Ecologically sustainable fertility management for the maintenance of species-rich hay meadows: A 12-year fertilizer and lime experiment

Francis W. Kirkham, Jerry R B Tallowin, Robert M. Dunn, Anne Bhogal, Brian J. Chambers, Richard D. Bardgett

    Research output: Contribution to journalArticlepeer-review


    Increased use of artificial fertilizers has caused widespread loss of species-rich grasslands throughout Britain and mainland Europe. Species-rich meadows are traditionally managed by hay cutting, use of farmyard manure (FYM) and occasional liming, but sustainable fertility management to maintain their botanical diversity is ill defined. This study measured vegetation responses to fertilizers and lime applied over 12 years to species-rich upland and lowland mesotrophic hay meadows in the UK. Treatments consisted of three rates of FYM applied annually or triennially, inorganic fertilizers giving equivalent amounts of N, P and K to two of the annual and two of the triennial FYM treatments, and lime applied either alone or with annual or triennial FYM. Farmyard manure at 24 tonnes ha-1 year-1 reduced total species richness and the richness of positive indicator species at both meadows and increased aggregate cover of negative indicator species. Lower rates of FYM application were also detrimental at the lowland meadow, but not at the upland one. Inorganic fertilizers were no more damaging to plant species richness than equivalent FYM treatments. At the upland meadow, vegetation quality was maintained by continuing past FYM inputs (12 t ha-1 year-1), but improved at lower rates. At the lowland meadow, which has no recent history of fertilizer use, rates equivalent to only ≤4 tonnes FYM ha-1 year-1 were sustainable. Evidence was slight of vegetation adapting to increased inputs at either meadow. Between-meadow differences in vulnerability to treatments apparently reflected differences in site-specific factors, particularly past management, rather than differences in plant community type. Synthesis and applications. Relatively modest fertility inputs can reduce the ecological value of meadows with no recent history of such inputs, whereas moderate inputs of fertilizer and lime will be ecologically sustainable in meadows adapted to a long history of application. Decisions on sustainable levels of fertilizer use to maintain or enhance botanical diversity of grassland should be based on knowledge of soil physical and chemical status and past fertility management. Inorganic fertilizers are no more damaging than farmyard manure when applied at equivalent amounts of N, P and K. © 2013 The Authors. Journal of Applied Ecology © 2013 British Ecological Society.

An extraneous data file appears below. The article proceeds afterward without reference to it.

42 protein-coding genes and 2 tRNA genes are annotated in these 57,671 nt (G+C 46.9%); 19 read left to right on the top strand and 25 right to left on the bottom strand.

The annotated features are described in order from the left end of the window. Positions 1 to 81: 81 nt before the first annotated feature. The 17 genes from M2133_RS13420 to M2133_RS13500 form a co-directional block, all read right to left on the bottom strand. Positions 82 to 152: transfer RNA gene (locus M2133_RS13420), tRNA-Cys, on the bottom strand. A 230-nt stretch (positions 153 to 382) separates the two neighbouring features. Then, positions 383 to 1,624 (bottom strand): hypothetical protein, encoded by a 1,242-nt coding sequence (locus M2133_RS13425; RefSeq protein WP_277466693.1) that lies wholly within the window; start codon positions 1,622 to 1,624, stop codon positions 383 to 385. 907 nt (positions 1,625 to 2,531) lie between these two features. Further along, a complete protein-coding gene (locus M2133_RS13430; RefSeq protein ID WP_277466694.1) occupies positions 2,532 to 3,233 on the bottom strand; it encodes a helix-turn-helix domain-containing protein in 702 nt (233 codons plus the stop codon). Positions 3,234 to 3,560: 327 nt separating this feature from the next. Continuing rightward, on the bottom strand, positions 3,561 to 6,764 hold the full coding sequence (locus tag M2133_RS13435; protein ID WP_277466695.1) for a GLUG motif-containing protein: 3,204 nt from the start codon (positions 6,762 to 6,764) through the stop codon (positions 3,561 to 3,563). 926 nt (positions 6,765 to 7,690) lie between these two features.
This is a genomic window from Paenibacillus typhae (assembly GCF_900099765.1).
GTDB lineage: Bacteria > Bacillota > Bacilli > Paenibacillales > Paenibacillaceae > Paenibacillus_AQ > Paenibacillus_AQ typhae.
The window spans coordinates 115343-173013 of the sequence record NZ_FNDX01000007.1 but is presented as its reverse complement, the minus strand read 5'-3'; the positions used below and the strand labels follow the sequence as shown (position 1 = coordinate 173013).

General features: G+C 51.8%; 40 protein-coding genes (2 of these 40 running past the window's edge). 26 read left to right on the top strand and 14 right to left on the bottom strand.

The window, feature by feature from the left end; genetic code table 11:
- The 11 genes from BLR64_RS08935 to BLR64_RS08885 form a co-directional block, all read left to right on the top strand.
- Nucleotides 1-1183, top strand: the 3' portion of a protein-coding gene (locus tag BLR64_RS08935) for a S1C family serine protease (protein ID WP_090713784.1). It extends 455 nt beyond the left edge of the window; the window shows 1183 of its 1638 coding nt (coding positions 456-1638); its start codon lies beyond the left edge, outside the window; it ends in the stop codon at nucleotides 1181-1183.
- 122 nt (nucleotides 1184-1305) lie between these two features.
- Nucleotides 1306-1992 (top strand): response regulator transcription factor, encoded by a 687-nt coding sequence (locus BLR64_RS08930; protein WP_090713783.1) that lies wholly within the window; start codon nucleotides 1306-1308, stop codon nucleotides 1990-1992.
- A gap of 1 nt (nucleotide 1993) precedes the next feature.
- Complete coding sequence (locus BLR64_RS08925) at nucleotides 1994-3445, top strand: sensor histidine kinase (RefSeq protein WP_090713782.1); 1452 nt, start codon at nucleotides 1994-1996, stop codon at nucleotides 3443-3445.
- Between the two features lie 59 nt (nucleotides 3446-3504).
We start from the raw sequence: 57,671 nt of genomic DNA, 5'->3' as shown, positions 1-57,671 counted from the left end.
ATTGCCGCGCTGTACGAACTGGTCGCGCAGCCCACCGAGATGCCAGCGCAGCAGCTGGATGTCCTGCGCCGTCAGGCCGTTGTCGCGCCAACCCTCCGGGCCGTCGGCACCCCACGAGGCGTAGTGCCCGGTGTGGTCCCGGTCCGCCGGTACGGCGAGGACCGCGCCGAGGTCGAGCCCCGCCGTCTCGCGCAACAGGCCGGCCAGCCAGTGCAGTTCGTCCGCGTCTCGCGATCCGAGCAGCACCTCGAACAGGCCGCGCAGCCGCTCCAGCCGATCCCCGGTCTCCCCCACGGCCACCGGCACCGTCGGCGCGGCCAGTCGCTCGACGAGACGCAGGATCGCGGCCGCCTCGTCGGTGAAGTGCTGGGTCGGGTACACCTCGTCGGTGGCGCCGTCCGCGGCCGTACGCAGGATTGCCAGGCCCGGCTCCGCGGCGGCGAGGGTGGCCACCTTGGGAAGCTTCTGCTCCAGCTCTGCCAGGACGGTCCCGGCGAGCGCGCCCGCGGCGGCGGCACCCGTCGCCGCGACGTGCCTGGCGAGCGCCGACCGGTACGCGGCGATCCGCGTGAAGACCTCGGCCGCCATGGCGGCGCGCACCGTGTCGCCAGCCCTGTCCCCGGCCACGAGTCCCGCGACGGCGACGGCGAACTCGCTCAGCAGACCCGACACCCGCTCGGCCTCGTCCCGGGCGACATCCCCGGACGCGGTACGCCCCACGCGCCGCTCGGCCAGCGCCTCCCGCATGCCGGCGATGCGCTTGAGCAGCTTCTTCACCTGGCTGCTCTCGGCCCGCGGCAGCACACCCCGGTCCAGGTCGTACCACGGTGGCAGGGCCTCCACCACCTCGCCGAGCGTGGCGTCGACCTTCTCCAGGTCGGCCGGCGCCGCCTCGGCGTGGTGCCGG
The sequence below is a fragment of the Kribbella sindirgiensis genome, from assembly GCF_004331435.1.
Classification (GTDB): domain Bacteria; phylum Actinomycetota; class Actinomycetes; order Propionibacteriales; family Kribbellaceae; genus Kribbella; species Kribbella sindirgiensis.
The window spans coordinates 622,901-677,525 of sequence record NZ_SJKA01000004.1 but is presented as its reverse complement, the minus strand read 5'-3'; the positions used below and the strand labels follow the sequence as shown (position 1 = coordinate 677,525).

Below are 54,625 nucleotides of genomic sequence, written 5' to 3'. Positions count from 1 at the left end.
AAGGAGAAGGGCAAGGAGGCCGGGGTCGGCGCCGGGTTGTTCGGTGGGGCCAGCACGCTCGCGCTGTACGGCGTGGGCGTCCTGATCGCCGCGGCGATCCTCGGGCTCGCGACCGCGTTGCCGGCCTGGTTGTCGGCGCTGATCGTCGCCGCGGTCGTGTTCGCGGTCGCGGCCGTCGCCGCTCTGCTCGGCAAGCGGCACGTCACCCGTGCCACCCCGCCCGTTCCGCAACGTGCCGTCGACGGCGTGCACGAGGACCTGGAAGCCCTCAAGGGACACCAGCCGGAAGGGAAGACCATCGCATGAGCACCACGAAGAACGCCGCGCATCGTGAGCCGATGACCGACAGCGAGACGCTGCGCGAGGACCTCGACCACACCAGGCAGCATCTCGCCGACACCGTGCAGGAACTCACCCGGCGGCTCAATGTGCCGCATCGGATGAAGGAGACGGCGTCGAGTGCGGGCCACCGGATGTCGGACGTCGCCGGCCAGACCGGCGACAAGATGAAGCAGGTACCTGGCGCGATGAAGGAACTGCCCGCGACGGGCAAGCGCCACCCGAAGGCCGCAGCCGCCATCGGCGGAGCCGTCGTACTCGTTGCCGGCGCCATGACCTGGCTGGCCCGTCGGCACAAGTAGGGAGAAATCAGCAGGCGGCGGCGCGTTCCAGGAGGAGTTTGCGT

Original languageEnglish
    Pages (from-to)152-161
    Number of pages9
    JournalJournal of Applied Ecology
    Issue number1
    Publication statusPublished - Feb 2014


    • Botanical diversity
    • Farmyard manure
    • Inorganic fertilizer
    • Soil nitrogen
    • Soil pH
    • Soil phosphorus


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